(WGM Publishing, November 30, 2017, pb, 288 pp.)
Reviewed by Rebecca DeVendra
This anthology is dedicated to teenage superheroes, much like the ones that have captured the popular imagination. While written for a YA audience, the tales in this collection can reach all ages. Who hasn’t imagined what having powers would be like? Would it be a gift or a nuisance?
Or perhaps you think the subject of superheroes is overdone, and you figure that this is just more of the same. The box office is full of guys and gals in capes, super attractive and intelligent people who discover that they have even more incredibly amazing abilities! What’s so relatable about that, you say? Well, this anthology will be right up your alley. The kids are the heroes in these pages. Their powers just expose who they are. The stories in this anthology are reflections on the inner conflicts of the human heart. Superhero stories should be human stories after all, and that is always worth your time.
“Villainous Aspirations” by Stefon Mears is a heartwarming tale about the teenage son of superhero parents. Told from the son’s point of view, we learn that he wishes to be a supervillain! When he gets superpowers like his parents, he decides to hide it from them. The story is charming and amusing and delivers a satisfying ending.
“A Kiss Too Sweet” by Eric Kent Edstrom is positively charming and laugh-out-loud funny. A sixteen year old girl with diabetes develops a superpower: her kisses are magic, making the recipients of them amenable to her wishes. At first she’s eager to use this new power, until everyone loves her so much that they start fighting one another. She does the right thing in the end, even if it stings.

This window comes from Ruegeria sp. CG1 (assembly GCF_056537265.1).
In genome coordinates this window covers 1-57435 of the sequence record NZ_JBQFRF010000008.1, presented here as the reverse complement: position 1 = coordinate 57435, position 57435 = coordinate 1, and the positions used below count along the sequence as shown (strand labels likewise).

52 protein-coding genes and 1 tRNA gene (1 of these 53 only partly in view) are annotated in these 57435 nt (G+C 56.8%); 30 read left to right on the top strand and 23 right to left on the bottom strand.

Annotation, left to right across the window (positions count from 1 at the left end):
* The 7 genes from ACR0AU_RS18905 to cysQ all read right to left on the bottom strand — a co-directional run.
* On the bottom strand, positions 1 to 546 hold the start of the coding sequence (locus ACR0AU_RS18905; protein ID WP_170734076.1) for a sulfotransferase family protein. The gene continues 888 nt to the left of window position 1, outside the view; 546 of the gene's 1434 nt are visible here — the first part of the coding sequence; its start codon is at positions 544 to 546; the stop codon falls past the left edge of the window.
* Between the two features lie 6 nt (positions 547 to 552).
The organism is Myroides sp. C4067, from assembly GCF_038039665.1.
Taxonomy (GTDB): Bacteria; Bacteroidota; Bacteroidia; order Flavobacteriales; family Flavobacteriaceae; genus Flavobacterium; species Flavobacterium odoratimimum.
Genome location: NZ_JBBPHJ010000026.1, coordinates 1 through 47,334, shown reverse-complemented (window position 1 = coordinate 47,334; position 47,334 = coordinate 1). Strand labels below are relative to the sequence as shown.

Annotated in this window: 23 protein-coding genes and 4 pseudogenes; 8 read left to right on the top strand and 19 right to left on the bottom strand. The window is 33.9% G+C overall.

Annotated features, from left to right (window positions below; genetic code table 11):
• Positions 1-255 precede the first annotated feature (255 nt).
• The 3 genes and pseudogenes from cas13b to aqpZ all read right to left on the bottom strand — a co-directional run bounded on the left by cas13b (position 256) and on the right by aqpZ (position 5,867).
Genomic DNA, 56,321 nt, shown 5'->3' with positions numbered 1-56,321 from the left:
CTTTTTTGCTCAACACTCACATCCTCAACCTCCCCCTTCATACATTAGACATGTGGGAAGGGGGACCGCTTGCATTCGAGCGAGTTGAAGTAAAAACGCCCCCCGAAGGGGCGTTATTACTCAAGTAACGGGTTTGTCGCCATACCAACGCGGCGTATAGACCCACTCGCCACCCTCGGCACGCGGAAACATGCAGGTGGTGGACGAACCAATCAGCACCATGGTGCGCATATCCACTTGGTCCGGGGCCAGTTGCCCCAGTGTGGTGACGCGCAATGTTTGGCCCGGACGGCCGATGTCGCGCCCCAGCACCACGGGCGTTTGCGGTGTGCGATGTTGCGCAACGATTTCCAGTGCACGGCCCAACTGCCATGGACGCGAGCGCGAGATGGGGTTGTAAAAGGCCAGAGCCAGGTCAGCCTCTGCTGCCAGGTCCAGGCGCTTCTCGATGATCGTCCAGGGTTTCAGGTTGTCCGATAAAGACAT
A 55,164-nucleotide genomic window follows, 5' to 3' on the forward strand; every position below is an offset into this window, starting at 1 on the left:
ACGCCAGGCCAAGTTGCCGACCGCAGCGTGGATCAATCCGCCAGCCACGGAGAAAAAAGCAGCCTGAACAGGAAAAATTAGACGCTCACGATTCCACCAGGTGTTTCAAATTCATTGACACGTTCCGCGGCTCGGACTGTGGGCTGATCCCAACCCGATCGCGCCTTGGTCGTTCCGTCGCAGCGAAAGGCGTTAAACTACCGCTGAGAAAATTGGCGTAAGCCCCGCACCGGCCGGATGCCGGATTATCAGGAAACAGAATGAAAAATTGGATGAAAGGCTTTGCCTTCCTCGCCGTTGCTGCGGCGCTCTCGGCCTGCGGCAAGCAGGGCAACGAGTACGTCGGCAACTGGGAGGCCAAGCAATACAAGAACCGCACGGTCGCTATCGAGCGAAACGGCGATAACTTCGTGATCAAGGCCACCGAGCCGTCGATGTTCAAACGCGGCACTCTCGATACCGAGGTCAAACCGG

“The Clunkety” by Brenda Carre is set in the same world as the Truth-Seer, Carre’s epic fantasy novel. The protagonist, Gret, is a Roonish witch with an early talent for magic. For readers unfamiliar with Carre’s universe, there’s lots of exposition at the beginning to get them up to speed. That’s a bit cumbersome at first, but once the setting is established the stakes are raised as Gret fights to save her love.
“Power Trip” by Lee Allred is about teenagers who get superpowers while others remain powerless; an allegory for puberty that Allred manages to make fresh and interesting as literal power dynamics change in a high school setting. As things take a deadly turn, the protagonist begins to realize that heroic work is about doing things you don’t want to, but ought to. The story resonates and has a good twist at the end.
“Pocket Full of Ashes” by Anthea Sharp is set in Victorian England and follows Kit, a woman who can shoot flames from her hands. Since Kit is a pickpocket, she accidentally sets people’s coats on fire and has to retreat. She joins a troupe eventually to make money in a more honest way. The story is enjoyable and interesting as the characterization is expert and the setting fresh.
“The Ordinary” by Valerie Brook is short and about love, taking place in a monastery in a mountain. Tomas must pass a terrible test or his parents will be put to death. The internal battle Tomas wages during his meditations is intense, making for an ending that packs a serious punch.
“Dawn” by Jody Lynn Nye & Rebecca Moesta is about the adolescent goddess Aurora. Typical teenager, she sleeps in and delays the daybreak! All she wants to do is inspire a poet. The responsibility of transitioning between darkness and light isn’t glamorous to her, but she finds out how important it is when she deviates from her tasks. The story is charming even if the concept is a well-trod one.